Mox is a young but well educated translator. Two PhDs, six languages...
and he hardly earns the minimum wage.
So funny and so true.My last approach to this problem is rewriting the questions as statemens: "I will interpret X as Y. Please reply if you do not agree". It works like a charm.
That's exactly my approach for some years now. "We have assumed this. Please, confirm."
Yup, I have used this trick and it works. It allows me not to have to take responsibility for someone else's stupidity. But in some cases, it is not enough. For instance, I painstakingly laid out a bunch of socuments for weeks on end with such remarks, and once the project was closed, the client complained that they didn't like some of mynterm choices, which were highlighted several times in my notes for him. Turns out they didn't think it was necessary to actually read my comments. For this particular client, next time, I will have them sign that I am not responsible if they don't read the comments. How ridiculous is that? Still, it is sometimes necessary.
I've said it before, and I've gotta say it again: Mox is outstanding therapy for the freelance translator. We spend so much time alone, dealing with so many surreal situations, surrounded by people who just don't "get it". It is so nice to visit this comic strip and know: "we are not alone". It doesn't make the idiot clients any smarter, but it does help you take their idiocy with a little smile. ¡Muchísimas gracias, Alejandro!
So, so true!
Mox, you help me be a better project manager :)
Hi Alejandro,Could you add Google +1 to your social media buttons? I'd like to share links to Mox through Google+Thanks, Emma
Hi Emma,Done! I hope it works well. Thanks for the suggestion.
Isabel... and you find that works?? Please send me your client list :D
First off, the immediate qualification that comes to mind is in Spanish: "¡Impagable!" (a local idiom, signifying that no money can adequately pay for this, or, into one buzzword, "Awesome!").I have done with pulling my hair out and wondering whether jumping out of a third floor will be painful, so I have lately opted to go about it as Isabel and Ilario suggest. Funniest (not ha-ha funny!) of all is when clients have left out a word or words that would absolutely clarify the meaning, and you find the correct text by googling after having despaired and struggled with the translation for half an hour and almost given up...I find that David has said it all. A shared load is half as heavy, and Mox does everything to lighten it further!Happy New Year to all.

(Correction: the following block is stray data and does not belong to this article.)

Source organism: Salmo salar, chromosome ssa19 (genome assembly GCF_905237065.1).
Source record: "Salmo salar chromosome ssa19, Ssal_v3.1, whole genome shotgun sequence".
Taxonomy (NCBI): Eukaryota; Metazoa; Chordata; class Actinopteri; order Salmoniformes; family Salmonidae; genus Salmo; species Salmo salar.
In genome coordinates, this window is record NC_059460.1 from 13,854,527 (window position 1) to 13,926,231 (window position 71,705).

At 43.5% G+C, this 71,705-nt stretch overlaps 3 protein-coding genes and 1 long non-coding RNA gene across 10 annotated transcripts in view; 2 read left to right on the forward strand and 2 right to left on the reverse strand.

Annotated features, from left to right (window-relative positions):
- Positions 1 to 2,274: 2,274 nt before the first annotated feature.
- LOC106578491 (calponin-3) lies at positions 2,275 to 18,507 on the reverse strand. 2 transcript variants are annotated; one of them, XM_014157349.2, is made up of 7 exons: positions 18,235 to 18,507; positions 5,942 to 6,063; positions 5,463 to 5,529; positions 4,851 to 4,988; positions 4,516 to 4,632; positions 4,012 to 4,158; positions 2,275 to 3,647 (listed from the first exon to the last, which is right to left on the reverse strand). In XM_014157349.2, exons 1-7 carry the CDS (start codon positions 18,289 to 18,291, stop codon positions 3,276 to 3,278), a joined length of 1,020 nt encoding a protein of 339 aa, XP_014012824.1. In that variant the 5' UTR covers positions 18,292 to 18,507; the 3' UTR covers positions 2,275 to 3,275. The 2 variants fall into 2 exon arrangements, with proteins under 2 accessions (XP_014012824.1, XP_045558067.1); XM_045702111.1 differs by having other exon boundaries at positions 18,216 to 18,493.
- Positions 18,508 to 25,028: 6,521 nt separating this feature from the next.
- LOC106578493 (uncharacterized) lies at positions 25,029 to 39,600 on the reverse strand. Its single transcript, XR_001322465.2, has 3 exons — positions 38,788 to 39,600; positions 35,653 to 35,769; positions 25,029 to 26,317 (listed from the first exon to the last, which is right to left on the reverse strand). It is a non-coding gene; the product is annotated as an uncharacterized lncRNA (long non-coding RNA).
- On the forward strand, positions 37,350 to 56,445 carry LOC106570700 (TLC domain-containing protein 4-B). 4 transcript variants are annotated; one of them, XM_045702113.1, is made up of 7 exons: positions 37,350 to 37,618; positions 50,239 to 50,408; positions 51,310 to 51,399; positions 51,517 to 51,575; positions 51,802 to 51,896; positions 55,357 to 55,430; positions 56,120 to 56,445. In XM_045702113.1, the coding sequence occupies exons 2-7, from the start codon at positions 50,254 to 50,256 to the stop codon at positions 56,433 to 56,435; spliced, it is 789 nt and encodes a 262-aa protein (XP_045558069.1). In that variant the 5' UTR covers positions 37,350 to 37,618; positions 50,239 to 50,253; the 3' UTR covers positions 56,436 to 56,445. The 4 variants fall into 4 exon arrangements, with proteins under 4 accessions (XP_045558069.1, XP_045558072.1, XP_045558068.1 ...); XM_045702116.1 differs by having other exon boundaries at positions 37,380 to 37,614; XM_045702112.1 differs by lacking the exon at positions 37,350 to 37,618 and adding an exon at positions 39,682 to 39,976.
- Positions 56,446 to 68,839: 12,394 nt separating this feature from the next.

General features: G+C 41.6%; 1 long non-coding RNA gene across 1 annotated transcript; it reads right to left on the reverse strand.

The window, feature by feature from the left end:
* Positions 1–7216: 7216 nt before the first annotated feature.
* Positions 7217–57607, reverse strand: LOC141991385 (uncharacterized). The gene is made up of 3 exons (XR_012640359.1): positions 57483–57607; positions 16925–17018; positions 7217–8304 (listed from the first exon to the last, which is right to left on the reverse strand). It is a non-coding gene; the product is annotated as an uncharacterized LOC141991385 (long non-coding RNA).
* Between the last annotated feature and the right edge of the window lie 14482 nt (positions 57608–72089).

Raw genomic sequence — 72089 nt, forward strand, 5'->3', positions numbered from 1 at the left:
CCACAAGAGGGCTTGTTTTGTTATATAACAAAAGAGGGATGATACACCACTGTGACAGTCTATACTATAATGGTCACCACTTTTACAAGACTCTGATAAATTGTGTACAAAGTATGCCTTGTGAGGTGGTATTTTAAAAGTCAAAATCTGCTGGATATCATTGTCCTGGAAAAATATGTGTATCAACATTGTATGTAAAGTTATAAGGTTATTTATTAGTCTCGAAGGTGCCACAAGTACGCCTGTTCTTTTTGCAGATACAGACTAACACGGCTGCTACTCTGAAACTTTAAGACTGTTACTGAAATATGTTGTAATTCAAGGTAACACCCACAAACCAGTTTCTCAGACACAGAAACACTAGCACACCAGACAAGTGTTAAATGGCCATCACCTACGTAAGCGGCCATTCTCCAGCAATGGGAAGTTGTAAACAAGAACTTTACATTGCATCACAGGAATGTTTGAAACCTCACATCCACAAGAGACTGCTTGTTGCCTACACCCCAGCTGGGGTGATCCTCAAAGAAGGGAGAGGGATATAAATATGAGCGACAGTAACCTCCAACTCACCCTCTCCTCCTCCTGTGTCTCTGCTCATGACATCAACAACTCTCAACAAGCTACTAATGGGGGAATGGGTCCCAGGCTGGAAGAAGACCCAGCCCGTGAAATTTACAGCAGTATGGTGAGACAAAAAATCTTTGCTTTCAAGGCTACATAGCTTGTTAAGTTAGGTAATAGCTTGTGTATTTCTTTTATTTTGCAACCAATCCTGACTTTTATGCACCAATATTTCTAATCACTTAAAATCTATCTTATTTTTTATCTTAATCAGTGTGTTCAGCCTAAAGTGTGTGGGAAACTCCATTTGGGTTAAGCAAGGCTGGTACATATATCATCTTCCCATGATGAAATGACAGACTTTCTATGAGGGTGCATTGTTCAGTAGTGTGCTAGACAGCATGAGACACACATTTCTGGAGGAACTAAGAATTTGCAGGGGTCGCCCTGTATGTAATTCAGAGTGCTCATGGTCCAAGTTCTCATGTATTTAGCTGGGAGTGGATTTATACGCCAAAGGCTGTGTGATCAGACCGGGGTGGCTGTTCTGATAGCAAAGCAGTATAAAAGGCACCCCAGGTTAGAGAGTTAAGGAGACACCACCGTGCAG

That reminds me of a job for which I had to translate an extensive software interface in a csv file, without any context. There were a couple of function names that were fairly obscure. When I asked the customer the meaning of these names, I got the answer: "It is a function". I was not able to get any further explanation.
Thank you, thank you, thank you! This is the pain I have to live through every once in a while. Except that, in my case, you would sometimes have to add half a dozen more squares to the story, because it doesn't stop there. Sad, but totally true! I have once asked an agency client of mine to translate my questions for their client. Yes, you read that right! The end client's contact person thought he was so smart, he kept changing the terms I was using to totally wrong terms, kept complaining about me being an amateur - but couldn't read and understand a mere yes-or-no question for his life!I thought I was a victim to very bad luck, but I now see that I am not alone. Might sound bizarre, but I feel better now!
I love the "no feedback at all" approach. The one where my translator's note containing comments regarding a lack of acknowledgement by the end client of a copyrighted definition (in a footnote in the translated Word document) was simply uploaded in its entirety to the engineering firm's website. My covering e-mail did advise the so-called PM that the Word document contained this footnote. Apparently, three-line e-mails are too tiresome to read.
Eutychus, I feel I must complete my previous statement:My last approach to this problem is rewriting the questions as statemens: "I will interpret X as Y. Please reply if you do not agree". It works like a charm... when compared with old days when I used to ask like Mox. Obtaining clarifications from clients is always troublesome, at least for me :)
Dear Spammers, your comments will be deleted and marked as spam.Dear colleagues, I will not be able to reply to your questions. It was too much time consuming.
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